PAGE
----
David has served as U.N. correspondent for the newswire UPI and reported for several major newspapers, including the New York Daily News and Newsday. He was chief correspondent for the Kashmir Observer in Srinagar, India, and regularly contributes to the Economist, among other publications. Since 2007, David has reported for Devex News from Washington, New York, as well as South Asia.
The book “Portfolios of the Poor: How the World’s Poor Live on $2 a Day” is almost anthropological, or ethnographic, says co-author Jonathan Morduch. We rarely see the lives of the poor in this great of detail, and similar “financial diaries” are already being used to evaluate development programs, the New York University economics professor and microfinance expert notes.
The idea of “social business” is interesting, but it is still in its infancy, says Jonathan Morduch, New York University economics professor and microfinance expert. To prevent it from becoming a fad, an honest discussion must better articulate business models and address potential trade-offs, he argues.
The finger-printing technology of “smart cards” in India offers the opportunity to link the poor to their banking data, says New York University economics professor and microfinance expert Jonathan Morduch. It allows residents to move from place to place and establish greater credit-worthiness, he notes.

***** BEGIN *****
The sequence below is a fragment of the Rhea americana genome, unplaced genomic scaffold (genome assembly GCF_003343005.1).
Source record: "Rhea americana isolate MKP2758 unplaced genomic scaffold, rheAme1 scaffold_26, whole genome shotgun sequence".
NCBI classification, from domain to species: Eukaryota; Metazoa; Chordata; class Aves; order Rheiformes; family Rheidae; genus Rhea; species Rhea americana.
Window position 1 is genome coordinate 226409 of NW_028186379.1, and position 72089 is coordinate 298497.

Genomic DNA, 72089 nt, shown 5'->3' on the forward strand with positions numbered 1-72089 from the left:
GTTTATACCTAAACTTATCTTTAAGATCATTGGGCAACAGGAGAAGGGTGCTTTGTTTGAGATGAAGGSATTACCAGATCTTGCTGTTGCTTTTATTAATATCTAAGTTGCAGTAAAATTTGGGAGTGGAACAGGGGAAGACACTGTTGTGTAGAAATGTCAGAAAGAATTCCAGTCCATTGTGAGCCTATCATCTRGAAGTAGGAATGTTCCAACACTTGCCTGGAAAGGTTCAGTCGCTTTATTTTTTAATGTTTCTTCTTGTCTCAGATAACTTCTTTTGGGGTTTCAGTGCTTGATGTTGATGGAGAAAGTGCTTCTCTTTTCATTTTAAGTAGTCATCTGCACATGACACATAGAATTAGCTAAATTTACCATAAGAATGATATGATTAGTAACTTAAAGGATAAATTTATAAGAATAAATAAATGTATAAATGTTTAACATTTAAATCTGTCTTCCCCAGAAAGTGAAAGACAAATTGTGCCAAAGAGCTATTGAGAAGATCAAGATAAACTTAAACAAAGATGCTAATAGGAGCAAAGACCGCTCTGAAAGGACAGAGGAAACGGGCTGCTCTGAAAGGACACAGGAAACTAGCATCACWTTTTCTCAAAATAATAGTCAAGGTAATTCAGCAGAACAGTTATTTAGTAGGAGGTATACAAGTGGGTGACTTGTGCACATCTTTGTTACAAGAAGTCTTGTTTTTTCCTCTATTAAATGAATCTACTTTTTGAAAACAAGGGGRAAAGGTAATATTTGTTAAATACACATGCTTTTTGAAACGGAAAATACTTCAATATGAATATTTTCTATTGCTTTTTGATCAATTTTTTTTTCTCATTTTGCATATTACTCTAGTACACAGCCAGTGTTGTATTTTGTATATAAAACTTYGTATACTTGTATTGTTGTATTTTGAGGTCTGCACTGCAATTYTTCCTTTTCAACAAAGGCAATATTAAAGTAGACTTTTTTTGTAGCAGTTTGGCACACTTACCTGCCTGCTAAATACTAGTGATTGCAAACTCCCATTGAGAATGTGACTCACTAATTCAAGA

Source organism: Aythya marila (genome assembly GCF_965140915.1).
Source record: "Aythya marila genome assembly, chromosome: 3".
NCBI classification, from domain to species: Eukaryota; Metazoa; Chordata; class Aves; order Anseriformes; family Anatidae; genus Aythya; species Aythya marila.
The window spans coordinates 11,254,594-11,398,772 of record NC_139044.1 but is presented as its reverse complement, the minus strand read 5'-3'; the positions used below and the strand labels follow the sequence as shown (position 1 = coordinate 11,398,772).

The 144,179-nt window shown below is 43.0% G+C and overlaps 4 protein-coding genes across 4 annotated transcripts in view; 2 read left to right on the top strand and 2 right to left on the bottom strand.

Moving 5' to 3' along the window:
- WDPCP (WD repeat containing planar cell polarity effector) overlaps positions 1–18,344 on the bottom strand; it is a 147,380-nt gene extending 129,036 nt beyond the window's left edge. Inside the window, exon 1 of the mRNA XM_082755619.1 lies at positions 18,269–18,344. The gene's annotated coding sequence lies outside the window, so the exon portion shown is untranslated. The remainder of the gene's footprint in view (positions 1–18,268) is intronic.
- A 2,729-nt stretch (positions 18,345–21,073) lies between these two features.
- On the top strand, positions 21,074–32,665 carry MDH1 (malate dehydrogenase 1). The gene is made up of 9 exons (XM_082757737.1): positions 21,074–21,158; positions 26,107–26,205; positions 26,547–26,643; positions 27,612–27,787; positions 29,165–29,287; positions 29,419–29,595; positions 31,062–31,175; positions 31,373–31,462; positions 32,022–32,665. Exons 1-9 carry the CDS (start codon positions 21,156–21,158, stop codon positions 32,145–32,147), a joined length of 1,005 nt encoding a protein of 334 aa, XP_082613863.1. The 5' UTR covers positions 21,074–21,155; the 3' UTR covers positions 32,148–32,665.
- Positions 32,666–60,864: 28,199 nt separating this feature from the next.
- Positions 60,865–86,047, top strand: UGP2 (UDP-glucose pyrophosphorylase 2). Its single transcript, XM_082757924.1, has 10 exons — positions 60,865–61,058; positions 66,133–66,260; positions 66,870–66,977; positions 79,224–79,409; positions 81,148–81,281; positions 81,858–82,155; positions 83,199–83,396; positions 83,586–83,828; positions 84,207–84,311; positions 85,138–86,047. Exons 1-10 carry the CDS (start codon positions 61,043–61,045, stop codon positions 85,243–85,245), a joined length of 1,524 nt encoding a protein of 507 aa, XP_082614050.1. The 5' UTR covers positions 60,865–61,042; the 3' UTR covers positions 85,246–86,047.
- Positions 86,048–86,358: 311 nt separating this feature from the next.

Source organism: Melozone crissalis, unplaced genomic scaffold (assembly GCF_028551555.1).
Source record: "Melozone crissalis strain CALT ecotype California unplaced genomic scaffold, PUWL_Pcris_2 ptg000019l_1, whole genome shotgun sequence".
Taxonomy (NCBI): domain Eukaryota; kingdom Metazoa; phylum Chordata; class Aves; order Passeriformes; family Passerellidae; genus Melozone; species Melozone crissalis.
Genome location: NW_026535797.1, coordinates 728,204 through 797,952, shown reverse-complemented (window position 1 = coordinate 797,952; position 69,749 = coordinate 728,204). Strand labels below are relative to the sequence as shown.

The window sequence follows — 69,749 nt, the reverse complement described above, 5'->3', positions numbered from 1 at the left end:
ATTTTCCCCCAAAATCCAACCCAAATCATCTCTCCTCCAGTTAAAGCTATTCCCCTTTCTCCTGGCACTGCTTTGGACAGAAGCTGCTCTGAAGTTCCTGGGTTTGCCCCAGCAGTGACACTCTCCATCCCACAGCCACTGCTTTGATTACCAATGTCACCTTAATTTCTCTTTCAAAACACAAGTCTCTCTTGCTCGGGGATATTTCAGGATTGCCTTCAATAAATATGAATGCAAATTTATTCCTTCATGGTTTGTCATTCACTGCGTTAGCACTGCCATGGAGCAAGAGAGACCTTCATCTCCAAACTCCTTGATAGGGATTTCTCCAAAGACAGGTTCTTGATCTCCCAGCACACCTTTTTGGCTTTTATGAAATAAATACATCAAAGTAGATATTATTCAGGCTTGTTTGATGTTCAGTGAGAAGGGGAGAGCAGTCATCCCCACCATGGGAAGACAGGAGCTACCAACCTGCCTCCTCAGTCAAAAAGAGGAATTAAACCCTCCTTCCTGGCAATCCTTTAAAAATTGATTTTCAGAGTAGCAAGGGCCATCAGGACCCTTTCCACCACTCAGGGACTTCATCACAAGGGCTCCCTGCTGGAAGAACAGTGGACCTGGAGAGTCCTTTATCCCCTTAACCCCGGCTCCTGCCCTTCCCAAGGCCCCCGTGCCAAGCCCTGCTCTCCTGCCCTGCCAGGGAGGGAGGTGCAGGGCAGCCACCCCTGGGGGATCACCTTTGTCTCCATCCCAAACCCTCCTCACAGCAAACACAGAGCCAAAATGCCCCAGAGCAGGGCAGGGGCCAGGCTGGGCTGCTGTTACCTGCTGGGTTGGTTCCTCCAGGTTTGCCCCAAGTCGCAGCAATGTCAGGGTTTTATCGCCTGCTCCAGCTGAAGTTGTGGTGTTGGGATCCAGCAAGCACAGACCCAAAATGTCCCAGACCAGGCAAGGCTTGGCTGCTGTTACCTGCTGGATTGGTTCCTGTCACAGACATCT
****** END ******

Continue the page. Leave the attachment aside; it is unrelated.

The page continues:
In rural areas, a successful microfinance business model is hard to pin down, says New York University economics professor and microfinance expert Jonathan Morduch. Mobile banking may offer the best solutions on issues such as transaction costs and rural staffing, he notes.
Jonathan Morduch, New York University economics professor and co-author of “Portfolios of the Poor,” suggests linking health and microfinance to create a simple insurance program for possible emergencies.
New York University economics professor and microfinance expert Jonathan Morduch doubts that most microfinance institutions will be self-sustaining in the future. But he does believe donor money can be put to better use to help institutions diversify their funding sources, as Grameen has done in Bangladesh.
Studies show that most microfinance loans are being spent on consumer goods, not the creation of new enterprise. Microfinanciers need to create better consumption loans and couple them with savings and insurance products, suggests Jonathan Morduch, a New York University economics professor.
Microfinance has suffered from a lack of impact studies, says New York University economics professor Jonathan Morduch. Part of the problem has been donors who might not want to know the answers, he argues, adding that the Bill & Melinda Gates Foundation has incited a shift in attitude toward the issue.
We should be willing to accept the trade-offs that come with the ongoing cleavage between profit-seeking and social advancement, between doing good and doing well, says Jonathan Morduch, New York University economics professor and co-author of “Portfolios of the Poor.”